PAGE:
Moon? Mars? No, it’s seaward ho! (New Scientist, September 28, 2012)
October 17, 2012 by Eric Jacobus
The vastness of Earth’s oceans and the limited extent of our knowledge and occupation of them often invites comparisons with space. But they are much more attainable than the moon or Mars. Hence the enduring fascination with “seasteading“, the idea of building permanent settlements at sea (see “Brave new sea worlds to redefine society“).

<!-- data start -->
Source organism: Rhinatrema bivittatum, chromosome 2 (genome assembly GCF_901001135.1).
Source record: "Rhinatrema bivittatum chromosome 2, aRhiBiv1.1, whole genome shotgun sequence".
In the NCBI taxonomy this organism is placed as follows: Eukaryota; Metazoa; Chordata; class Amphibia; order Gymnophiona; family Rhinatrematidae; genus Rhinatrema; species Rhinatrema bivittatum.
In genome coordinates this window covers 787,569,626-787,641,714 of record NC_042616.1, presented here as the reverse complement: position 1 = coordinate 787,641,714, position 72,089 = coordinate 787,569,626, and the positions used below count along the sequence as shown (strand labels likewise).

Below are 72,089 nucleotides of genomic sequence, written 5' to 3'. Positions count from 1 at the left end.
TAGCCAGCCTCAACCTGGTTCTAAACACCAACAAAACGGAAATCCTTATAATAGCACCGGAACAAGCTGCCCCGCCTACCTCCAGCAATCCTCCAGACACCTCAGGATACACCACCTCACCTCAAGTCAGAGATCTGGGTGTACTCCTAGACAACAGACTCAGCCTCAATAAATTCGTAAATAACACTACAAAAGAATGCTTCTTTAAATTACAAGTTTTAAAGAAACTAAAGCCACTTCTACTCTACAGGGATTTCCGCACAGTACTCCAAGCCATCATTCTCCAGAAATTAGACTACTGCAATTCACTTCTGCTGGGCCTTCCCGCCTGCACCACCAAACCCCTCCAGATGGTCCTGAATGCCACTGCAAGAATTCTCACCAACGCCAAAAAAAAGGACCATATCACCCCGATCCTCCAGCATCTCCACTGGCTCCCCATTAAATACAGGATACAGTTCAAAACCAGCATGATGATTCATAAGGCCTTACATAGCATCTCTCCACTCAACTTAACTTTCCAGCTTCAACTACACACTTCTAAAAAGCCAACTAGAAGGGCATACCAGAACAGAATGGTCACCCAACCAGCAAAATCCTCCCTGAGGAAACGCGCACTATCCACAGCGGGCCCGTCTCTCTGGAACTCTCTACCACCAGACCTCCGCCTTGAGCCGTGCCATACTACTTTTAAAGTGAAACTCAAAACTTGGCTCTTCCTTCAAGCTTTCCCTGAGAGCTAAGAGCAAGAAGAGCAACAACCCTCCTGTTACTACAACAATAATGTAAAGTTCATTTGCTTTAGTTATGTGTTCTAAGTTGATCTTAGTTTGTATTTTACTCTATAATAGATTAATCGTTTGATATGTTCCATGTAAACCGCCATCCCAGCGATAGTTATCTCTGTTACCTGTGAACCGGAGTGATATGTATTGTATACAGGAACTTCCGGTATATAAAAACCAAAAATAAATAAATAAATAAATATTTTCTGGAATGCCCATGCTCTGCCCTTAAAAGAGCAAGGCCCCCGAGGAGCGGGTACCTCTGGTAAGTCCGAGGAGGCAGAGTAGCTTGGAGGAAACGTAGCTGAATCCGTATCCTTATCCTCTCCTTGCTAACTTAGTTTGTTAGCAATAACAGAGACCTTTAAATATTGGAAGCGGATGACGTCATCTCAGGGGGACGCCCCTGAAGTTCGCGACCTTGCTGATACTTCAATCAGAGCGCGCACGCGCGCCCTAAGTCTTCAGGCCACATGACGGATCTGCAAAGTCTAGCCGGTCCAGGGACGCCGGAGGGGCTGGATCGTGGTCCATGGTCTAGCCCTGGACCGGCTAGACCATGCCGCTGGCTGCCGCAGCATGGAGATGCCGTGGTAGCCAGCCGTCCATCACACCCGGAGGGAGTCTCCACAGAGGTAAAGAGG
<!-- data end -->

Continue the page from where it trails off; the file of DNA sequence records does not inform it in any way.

Those who push the idea are often dismissed as libertarian fantasists. The seasteading movement has its fair share of those, but it is also home to pioneers longing to conquer a new frontier.
We already have The World, a private residential yacht with permanent wealthy occupants cruising the globe. That hardly fulfils the vision of wagons rolling west. But it may be the start of something bigger. Shifting climate was what drove our African ancestors to colonise the world (see “Climate change determined humanity’s global conquest“). As climate and population pressures ramp up, perhaps the lure of the wide blue yonder will prove irresistible.